About the hybrid English-Dutch; in fact Dutch is already some sort of hybrid French/German-Dutch, because of all the French and the German loan words it absorbed in earlier times. The fact that languages borrow words from each other is only normal, and most borrowings don't last. That said, I'm still worried, but you can never predict what the future will bring. Maybe over 100 years, English no longer has the influence it has now. Who knows? But then there'll be another, and the whole process will start all over again with the new language (for I don't see it happen that Dutch will be the new world language;)).
     
  6. johnnyneuro

    johnnyneuro Senior Member

    Cambridge, UK
    England - English
    That all dutch people can speak "bilingual" English is a bit of a stereotype. Sure, if you mix with University educated people or those that live in the major cities you'll find them speaking an excellent standard of English. However, spend some time in provincial towns trying to converse with everyday folks and things are a bit different (BTW, this is *not* a criticism).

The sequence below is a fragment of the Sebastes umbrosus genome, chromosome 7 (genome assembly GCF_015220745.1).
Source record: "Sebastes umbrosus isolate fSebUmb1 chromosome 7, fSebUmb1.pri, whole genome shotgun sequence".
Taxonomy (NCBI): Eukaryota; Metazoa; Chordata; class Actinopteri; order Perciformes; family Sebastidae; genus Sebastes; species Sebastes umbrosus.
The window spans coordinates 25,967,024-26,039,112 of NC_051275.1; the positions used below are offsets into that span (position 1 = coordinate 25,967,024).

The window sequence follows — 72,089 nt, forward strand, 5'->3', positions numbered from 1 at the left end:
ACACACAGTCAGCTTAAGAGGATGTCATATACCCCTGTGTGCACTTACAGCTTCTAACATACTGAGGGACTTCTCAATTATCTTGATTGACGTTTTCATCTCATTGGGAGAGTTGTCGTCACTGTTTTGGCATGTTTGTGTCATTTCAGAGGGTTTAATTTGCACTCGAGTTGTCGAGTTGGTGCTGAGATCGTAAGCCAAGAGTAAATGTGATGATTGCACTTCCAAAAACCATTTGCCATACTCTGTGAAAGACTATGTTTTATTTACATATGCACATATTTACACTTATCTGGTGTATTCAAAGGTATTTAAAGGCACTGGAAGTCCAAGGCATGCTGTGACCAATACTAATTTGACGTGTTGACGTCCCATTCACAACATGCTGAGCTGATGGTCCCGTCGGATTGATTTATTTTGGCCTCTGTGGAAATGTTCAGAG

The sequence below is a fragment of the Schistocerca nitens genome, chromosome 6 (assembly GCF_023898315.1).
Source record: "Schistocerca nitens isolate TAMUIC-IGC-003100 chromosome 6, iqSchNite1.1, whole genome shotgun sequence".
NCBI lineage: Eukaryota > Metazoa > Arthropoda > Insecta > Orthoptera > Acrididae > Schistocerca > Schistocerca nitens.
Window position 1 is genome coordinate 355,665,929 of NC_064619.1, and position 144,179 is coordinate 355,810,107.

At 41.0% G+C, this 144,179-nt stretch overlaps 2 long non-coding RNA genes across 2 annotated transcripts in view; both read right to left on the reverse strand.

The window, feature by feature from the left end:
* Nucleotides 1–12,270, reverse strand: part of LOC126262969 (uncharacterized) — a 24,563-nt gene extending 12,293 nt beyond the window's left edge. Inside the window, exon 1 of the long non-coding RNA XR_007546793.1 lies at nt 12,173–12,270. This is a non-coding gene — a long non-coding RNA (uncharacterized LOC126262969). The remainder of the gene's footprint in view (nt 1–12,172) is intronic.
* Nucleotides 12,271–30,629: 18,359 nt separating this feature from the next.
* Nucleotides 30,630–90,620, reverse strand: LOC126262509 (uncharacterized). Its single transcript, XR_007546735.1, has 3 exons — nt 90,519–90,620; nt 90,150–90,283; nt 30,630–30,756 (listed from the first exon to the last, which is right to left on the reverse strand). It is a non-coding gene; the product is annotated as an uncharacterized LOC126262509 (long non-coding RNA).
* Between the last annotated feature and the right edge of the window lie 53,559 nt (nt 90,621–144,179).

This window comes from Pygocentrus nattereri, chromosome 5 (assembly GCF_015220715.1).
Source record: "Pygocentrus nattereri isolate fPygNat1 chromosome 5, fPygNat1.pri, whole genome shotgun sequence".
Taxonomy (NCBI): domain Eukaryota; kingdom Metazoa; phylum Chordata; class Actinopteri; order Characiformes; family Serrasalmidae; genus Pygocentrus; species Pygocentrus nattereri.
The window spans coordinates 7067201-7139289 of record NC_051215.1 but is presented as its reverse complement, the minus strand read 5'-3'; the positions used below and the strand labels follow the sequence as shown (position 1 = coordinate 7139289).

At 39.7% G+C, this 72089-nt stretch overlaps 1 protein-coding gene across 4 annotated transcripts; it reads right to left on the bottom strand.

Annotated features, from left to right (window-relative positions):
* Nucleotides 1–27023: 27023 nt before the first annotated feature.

John
     
  7. Chazzwozzer

    Chazzwozzer Senior Member

    Istanbul
    Turkish
    Can you elaborate on this part of your post, please? What do you exactly mean by speaking English with clogs?

    To be quite honest, all Dutchmen I know can speak English better than they write and spell it. (I'm just talking about people I know. :) ) I believe it's a result of practising and improving English simply by watching TV. I also believe that the Dutch are very lucky that almost every American or British shows are televised in their original language with subtitles. This is absolutely best way to learn a language, don't you agree?
     
  8. Frank06

    Frank06 Senior Member

    Nederlands / Dutch (Belgium)
    Hi all,
    Hoi,

    I completely agree with you, Optimistique. This kind of panicking reactions can indeed be found everywhere.

    I'm not sure how to understand 'hybrid' in this context, but anyway, over here in Flanders (north of Belgium) the influence of French was even stronger and longer. All in all, the Dutch speaking northern part of Belgium (aka Flanders) had +/- 1500 years of French speaking rulers, I mean a French speaking administration (whether they came from Spain or the Habsburgian Empire or wherever), French speaking higher classes.
    French was the only language in schools till the first half of the 20th century and from 1830 till the 1960s a strong French speaking ruling class in the traditionally Dutch speaking north of Belgium.
    But we're still speaking Dutch here :).